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So Close

The art house is an odd place that follows odd rules. While no one would have ever thought to look for last year's The Transporter in their local hipster café/screening room, Corey Yuen's other 2002 action extravaganza So Close will be bumping out some tea-sipping for some ass kicking simply because it carries the Mark of Cain that is subtitles. The same picture with a bad English redub would play to a handful of drunk 15 year olds at a Cineplex that carded them for Cabin Fever.

So Close will be called the Hong Kong Charlie's Angels by more than a few, and I might as well light a torch and join the mob. It's a high-action piece about two sisters who work as big-dollar hired guns, the girl cop on their trail, and dirty corporate shenanigans. Mix in a little unrequited love, add a stick of revenge, a pinch of gender games and simmer for 110 mins.

After a quick set-up, we meet Lynn (Qi Shu), an assassin who is as cool in a negotiation as she is in a blizzard of gunfire and shattered glass. Under the watchful eye of her computer expert sister, Sue (Vicki Zhao), Lynn dispatches her target and exits the building, leaving a bullet in the leg of any lackey that gets in her way. Of course, this job isn't over, both because her employers want to hearse her, and the new lady detective, Kong Yat Hong (Karen Mok), has the scent.

Yuen is definitely a master of action, but he's not exactly a great storyteller. When the bullets are flying and the tires are screeching things are great, but in between, things down shift into something between bad soap opera and Sweet Valley: CSI. Fortunately bullets fly a lot in this picture and some gorgeous transitions more than make up for a really, really bad musical score.

With The Transporter, Yuen was smart enough to keep everything in the present. We don't know anything about The Transporter's past. Anything we need to know about the character is rolled within the action of the plot. In So Close we are treated to more than a few clunky flashbacks that bring things to a halt.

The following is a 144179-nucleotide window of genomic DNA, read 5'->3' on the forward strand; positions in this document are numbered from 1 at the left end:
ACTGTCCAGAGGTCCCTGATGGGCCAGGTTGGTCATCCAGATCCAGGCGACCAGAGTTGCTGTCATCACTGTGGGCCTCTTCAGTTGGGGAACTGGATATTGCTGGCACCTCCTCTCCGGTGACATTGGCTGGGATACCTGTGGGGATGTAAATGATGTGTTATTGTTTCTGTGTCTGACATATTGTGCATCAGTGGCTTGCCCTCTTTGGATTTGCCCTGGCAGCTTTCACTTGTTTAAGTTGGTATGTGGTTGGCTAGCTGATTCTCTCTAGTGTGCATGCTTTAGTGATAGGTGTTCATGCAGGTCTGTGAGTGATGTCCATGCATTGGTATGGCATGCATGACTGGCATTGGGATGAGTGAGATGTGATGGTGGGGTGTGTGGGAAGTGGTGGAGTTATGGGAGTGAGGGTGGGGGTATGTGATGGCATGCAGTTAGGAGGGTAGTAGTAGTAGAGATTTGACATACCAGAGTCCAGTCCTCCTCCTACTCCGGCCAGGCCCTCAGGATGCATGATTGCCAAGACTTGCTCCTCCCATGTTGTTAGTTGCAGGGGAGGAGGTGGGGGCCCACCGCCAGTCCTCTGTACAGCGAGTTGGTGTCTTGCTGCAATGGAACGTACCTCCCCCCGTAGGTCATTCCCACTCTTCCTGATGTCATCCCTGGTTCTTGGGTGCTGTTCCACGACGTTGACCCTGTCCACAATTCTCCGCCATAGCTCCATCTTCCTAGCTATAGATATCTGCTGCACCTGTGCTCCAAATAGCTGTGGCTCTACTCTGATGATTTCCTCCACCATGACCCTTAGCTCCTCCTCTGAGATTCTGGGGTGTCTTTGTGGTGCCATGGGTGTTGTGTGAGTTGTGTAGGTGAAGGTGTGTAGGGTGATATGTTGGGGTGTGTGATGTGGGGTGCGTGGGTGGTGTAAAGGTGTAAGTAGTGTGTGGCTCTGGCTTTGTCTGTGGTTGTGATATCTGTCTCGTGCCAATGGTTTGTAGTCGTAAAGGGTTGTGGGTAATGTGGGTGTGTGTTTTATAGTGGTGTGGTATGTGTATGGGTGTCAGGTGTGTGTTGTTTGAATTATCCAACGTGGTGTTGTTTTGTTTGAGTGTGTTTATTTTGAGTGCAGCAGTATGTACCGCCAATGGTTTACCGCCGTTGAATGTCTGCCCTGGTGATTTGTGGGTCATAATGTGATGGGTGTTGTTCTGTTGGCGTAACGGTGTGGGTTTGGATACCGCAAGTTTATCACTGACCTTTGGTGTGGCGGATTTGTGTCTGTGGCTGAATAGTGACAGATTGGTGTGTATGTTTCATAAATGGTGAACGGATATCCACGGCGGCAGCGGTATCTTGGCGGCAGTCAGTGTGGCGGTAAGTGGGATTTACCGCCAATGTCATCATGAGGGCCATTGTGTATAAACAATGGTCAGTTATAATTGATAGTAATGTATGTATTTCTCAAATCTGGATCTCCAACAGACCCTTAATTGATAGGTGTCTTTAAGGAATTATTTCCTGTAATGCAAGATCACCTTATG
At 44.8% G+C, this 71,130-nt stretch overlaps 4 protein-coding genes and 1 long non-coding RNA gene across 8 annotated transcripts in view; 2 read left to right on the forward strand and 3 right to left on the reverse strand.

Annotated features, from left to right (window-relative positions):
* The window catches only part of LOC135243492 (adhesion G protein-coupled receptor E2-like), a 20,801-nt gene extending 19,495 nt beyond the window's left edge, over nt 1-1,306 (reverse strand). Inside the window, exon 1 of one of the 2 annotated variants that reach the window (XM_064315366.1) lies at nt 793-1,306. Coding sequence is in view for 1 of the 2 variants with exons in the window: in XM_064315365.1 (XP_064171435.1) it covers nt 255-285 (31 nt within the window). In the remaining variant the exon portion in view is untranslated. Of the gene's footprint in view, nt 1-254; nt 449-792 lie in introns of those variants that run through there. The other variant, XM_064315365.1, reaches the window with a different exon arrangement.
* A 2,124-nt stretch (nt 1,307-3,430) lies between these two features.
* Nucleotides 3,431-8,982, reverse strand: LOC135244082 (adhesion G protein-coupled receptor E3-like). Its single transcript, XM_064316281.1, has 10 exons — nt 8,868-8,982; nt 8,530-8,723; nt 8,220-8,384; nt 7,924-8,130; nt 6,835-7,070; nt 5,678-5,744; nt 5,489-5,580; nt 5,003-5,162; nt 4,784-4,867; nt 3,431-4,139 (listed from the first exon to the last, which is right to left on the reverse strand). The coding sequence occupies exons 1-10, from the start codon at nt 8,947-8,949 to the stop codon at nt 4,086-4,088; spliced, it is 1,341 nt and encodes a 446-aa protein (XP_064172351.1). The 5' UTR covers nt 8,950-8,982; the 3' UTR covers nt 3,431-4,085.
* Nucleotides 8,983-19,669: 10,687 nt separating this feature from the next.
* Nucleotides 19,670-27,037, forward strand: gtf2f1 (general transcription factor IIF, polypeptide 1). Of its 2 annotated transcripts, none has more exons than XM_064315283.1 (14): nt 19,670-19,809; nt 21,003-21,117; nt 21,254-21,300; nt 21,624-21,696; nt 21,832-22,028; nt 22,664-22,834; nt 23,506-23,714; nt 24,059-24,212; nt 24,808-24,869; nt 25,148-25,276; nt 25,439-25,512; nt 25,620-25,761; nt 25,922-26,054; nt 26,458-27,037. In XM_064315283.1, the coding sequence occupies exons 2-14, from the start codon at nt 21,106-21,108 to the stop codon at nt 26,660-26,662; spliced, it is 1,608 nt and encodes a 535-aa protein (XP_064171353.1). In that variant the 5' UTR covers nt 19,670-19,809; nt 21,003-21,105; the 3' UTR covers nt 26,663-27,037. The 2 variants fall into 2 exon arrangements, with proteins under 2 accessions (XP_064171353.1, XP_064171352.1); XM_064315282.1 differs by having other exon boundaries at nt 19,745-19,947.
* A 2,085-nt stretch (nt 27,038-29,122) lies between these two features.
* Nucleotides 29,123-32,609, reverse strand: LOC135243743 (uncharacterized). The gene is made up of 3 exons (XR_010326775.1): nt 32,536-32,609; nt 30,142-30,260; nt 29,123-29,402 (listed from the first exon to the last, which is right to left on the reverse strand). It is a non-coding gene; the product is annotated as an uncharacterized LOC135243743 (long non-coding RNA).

The visual flair of the picture makes up for the slow parts. When Lynn puts a heel to the ceiling we get an x-ray cutaway shot showing the spear-like anchor that allows her to defy gravity in a firefight. When Kong gets in an elevator with a couple of unseemly types, we get the best cinematic representation of photographic memory we've ever seen.

The picture also sets up a great world in which the criminals and the cops are honorable but the corporations are dirty. The cop and the bandit are perfect matches for each other. An amazing martial arts sequence proves that, but when the kid sister has to take over, things kick into high gear. Yuen started in the biz as a performer and fight choreographer and boy does it show. Even the sisterly squabbles have nice moves, most notably in a softest of the soft core tease scene (echoing the classic kitchen climax of Yuen's Bodyguard from Bejing) where the two girls fight over a towel during bath time.

The entire picture has an interesting sexual subtext, especially considering its generally chaste approach to the subject. The romance between Lynn and her boyfriend is the stuff of 50's etiquette pictures, but in the subtext, Kong is the man in both her relationship with her male partner and later with Sue. Had Yuen dropped the flashbacks, he could have strengthened this theme and - horrors! - increased the emotional depth.

Emotionally, the picture does strike more than a few chords, with a burial scene that breaks your heart while making some interesting statements on representations and the medium in general. Likewise, the final assault does some interesting things with the moral problems with CGI actors and technology's short comings when human senses are needed. For a picture where every window shatters in a pretty sheet of pixels, it makes some clever arguments against digital processes when reality or the illusion of such is the goal.

As for the translation, there are a couple of poorly-masked subtitles in the beginning of the film, but for non-outlined white titles things aren't too bad. The picture's title comes from the fact that during a job, Sue jams all of the communications devices with a faithful cover of "Close To You." That's about the level of the translations in the picture. Similar concepts are conveyed, but a lot of it feels more than a little off.

The picture is flawed but a whole lot of fun. If you're already a fan of Yuen, you've probably already bought your tickets, but if you just dug The Transporter give this one a shot. As far as I'm concerned, there is no cooler way to spend a Saturday afternoon than in a half-empty art house box watching a subtitled action picture. If enough of you agree and enough of you go, maybe we can get more of these stateside and I can make Hong Kong Saturday Afternoons a standing date instead of an occasional joy.



Jordan Rosa

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